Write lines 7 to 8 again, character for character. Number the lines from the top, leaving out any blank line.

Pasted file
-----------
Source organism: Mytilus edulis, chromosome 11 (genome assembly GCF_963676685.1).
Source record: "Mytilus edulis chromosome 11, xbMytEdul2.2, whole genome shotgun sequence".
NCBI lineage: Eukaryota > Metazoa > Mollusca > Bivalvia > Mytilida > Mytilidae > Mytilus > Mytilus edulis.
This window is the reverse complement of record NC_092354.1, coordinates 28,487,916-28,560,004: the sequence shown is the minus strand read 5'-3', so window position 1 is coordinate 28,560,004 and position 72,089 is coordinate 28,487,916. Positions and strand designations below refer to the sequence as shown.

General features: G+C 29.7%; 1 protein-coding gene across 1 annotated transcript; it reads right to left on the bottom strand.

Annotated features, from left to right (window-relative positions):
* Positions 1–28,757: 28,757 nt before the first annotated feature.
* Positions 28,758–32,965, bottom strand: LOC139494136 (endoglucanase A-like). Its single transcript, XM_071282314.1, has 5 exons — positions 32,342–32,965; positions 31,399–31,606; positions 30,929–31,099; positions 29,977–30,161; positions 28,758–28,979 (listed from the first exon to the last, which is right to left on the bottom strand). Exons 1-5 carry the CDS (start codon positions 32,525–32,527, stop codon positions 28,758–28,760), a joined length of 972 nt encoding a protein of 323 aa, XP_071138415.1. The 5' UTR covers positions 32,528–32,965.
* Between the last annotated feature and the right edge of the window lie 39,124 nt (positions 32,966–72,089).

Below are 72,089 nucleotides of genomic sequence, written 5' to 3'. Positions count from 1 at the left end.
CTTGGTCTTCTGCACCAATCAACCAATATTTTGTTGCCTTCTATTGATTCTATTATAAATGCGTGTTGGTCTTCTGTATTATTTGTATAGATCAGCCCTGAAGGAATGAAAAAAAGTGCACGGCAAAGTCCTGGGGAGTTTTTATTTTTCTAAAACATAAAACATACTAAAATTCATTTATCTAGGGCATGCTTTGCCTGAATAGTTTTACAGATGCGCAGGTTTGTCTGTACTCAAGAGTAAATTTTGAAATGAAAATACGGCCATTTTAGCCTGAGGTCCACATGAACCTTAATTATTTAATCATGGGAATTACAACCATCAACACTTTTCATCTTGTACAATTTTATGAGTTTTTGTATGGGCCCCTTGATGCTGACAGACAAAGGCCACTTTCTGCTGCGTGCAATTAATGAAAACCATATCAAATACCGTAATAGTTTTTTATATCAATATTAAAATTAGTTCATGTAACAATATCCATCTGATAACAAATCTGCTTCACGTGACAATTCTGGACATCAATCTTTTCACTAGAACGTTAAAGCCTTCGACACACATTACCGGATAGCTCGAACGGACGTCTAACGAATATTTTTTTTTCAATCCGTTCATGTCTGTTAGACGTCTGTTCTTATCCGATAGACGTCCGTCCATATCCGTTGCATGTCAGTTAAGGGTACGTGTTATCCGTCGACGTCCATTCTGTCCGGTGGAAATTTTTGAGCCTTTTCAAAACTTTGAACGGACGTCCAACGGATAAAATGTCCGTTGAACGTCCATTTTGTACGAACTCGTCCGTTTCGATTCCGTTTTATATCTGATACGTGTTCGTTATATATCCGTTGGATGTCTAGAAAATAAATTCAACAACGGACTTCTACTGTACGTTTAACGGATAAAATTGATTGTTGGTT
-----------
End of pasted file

* Positions 1–28,757: 28,757 nt before the first annotated feature.
* Positions 28,758–32,965, bottom strand: LOC139494136 (endoglucanase A-like). Its single transcript, XM_071282314.1, has 5 exons — positions 32,342–32,965; positions 31,399–31,606; positions 30,929–31,099; positions 29,977–30,161; positions 28,758–28,979 (listed from the first exon to the last, which is right to left on the bottom strand). Exons 1-5 carry the CDS (start codon positions 32,525–32,527, stop codon positions 28,758–28,760), a joined length of 972 nt encoding a protein of 323 aa, XP_071138415.1. The 5' UTR covers positions 32,528–32,965.